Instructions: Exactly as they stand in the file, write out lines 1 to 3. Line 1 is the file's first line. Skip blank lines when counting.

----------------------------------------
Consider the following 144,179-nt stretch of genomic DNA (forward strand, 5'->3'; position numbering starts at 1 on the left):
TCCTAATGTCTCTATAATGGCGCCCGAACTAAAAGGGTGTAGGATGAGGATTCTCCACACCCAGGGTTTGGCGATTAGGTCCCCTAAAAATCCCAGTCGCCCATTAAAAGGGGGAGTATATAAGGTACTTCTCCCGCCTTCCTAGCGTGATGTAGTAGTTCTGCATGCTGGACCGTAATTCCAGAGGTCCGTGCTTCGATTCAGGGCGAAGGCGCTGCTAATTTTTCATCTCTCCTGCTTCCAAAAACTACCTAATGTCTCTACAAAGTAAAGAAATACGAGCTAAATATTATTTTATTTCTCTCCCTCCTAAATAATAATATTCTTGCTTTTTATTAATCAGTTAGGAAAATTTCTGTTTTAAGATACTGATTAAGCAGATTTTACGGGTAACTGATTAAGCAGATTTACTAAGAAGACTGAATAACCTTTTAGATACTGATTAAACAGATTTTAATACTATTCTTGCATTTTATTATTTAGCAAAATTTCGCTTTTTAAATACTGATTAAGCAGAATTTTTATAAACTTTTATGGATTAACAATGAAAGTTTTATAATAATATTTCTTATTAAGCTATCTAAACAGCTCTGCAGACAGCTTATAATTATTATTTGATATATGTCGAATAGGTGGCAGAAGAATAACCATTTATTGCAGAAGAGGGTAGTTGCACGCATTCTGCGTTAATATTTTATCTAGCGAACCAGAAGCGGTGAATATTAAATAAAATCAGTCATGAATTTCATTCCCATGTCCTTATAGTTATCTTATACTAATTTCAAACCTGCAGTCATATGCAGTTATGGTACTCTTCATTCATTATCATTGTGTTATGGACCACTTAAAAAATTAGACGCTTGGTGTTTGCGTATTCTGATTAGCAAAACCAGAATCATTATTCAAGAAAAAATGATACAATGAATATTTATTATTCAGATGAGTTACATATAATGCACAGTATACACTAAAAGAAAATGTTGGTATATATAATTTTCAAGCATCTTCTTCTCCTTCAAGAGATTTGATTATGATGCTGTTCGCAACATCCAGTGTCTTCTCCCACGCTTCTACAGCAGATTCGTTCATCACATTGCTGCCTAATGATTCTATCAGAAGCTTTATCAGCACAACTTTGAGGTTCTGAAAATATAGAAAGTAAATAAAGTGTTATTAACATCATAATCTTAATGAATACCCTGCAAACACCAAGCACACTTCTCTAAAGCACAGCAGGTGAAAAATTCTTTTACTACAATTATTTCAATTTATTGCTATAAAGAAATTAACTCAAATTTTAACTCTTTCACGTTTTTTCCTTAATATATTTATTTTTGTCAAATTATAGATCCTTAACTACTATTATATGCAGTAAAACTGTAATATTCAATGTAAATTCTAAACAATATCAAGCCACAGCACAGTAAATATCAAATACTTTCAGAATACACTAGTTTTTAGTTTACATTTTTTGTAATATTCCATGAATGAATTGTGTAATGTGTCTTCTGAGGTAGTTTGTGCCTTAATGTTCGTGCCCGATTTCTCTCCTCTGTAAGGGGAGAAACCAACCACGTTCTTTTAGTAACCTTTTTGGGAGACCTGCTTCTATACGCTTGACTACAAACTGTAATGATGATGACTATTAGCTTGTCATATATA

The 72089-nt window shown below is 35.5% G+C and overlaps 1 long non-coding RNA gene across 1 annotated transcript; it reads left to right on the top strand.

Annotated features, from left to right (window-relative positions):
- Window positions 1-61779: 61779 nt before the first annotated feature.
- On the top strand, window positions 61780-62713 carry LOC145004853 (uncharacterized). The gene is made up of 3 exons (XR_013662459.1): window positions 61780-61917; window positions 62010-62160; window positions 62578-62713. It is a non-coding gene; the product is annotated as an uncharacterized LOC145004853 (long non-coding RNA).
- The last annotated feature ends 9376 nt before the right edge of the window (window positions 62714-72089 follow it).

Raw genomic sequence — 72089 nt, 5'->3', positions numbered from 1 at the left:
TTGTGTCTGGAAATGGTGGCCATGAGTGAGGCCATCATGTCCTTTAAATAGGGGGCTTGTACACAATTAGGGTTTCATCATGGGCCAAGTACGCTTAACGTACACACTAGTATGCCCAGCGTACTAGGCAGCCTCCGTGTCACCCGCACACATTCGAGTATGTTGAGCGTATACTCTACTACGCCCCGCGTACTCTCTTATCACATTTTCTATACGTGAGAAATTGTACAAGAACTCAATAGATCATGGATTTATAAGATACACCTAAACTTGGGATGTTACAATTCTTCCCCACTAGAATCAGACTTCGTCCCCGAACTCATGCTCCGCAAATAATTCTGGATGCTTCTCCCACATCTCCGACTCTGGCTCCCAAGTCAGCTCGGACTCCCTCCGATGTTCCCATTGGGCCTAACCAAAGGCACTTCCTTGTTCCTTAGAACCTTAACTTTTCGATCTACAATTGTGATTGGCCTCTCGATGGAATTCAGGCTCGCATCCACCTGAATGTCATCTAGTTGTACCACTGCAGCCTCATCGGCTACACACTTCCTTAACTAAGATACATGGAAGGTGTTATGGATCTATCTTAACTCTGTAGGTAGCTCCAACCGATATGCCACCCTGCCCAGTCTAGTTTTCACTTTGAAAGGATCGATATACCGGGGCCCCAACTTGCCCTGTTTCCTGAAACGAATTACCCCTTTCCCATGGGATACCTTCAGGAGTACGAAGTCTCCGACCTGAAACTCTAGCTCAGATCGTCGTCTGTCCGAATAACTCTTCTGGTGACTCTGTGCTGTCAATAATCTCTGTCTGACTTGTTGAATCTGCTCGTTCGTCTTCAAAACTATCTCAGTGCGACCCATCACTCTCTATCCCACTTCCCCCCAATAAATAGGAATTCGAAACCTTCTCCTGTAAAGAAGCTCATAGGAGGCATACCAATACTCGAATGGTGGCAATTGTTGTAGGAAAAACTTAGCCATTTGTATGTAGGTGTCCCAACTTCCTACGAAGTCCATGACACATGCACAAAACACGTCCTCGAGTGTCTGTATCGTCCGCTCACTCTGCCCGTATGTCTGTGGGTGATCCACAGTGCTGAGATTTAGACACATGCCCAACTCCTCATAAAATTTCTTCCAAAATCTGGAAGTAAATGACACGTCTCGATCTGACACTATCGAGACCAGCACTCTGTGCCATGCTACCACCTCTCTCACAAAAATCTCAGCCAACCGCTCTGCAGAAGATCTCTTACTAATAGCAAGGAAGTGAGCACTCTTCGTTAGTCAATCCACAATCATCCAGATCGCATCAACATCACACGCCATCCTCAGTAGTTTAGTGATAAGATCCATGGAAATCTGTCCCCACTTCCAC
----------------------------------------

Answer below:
Consider the following 144,179-nt stretch of genomic DNA (forward strand, 5'->3'; position numbering starts at 1 on the left):
TCCTAATGTCTCTATAATGGCGCCCGAACTAAAAGGGTGTAGGATGAGGATTCTCCACACCCAGGGTTTGGCGATTAGGTCCCCTAAAAATCCCAGTCGCCCATTAAAAGGGGGAGTATATAAGGTACTTCTCCCGCCTTCCTAGCGTGATGTAGTAGTTCTGCATGCTGGACCGTAATTCCAGAGGTCCGTGCTTCGATTCAGGGCGAAGGCGCTGCTAATTTTTCATCTCTCCTGCTTCCAAAAACTACCTAATGTCTCTACAAAGTAAAGAAATACGAGCTAAATATTATTTTATTTCTCTCCCTCCTAAATAATAATATTCTTGCTTTTTATTAATCAGTTAGGAAAATTTCTGTTTTAAGATACTGATTAAGCAGATTTTACGGGTAACTGATTAAGCAGATTTACTAAGAAGACTGAATAACCTTTTAGATACTGATTAAACAGATTTTAATACTATTCTTGCATTTTATTATTTAGCAAAATTTCGCTTTTTAAATACTGATTAAGCAGAATTTTTATAAACTTTTATGGATTAACAATGAAAGTTTTATAATAATATTTCTTATTAAGCTATCTAAACAGCTCTGCAGACAGCTTATAATTATTATTTGATATATGTCGAATAGGTGGCAGAAGAATAACCATTTATTGCAGAAGAGGGTAGTTGCACGCATTCTGCGTTAATATTTTATCTAGCGAACCAGAAGCGGTGAATATTAAATAAAATCAGTCATGAATTTCATTCCCATGTCCTTATAGTTATCTTATACTAATTTCAAACCTGCAGTCATATGCAGTTATGGTACTCTTCATTCATTATCATTGTGTTATGGACCACTTAAAAAATTAGACGCTTGGTGTTTGCGTATTCTGATTAGCAAAACCAGAATCATTATTCAAGAAAAAATGATACAATGAATATTTATTATTCAGATGAGTTACATATAATGCACAGTATACACTAAAAGAAAATGTTGGTATATATAATTTTCAAGCATCTTCTTCTCCTTCAAGAGATTTGATTATGATGCTGTTCGCAACATCCAGTGTCTTCTCCCACGCTTCTACAGCAGATTCGTTCATCACATTGCTGCCTAATGATTCTATCAGAAGCTTTATCAGCACAACTTTGAGGTTCTGAAAATATAGAAAGTAAATAAAGTGTTATTAACATCATAATCTTAATGAATACCCTGCAAACACCAAGCACACTTCTCTAAAGCACAGCAGGTGAAAAATTCTTTTACTACAATTATTTCAATTTATTGCTATAAAGAAATTAACTCAAATTTTAACTCTTTCACGTTTTTTCCTTAATATATTTATTTTTGTCAAATTATAGATCCTTAACTACTATTATATGCAGTAAAACTGTAATATTCAATGTAAATTCTAAACAATATCAAGCCACAGCACAGTAAATATCAAATACTTTCAGAATACACTAGTTTTTAGTTTACATTTTTTGTAATATTCCATGAATGAATTGTGTAATGTGTCTTCTGAGGTAGTTTGTGCCTTAATGTTCGTGCCCGATTTCTCTCCTCTGTAAGGGGAGAAACCAACCACGTTCTTTTAGTAACCTTTTTGGGAGACCTGCTTCTATACGCTTGACTACAAACTGTAATGATGATGACTATTAGCTTGTCATATATA

The 72089-nt window shown below is 35.5% G+C and overlaps 1 long non-coding RNA gene across 1 annotated transcript; it reads left to right on the top strand.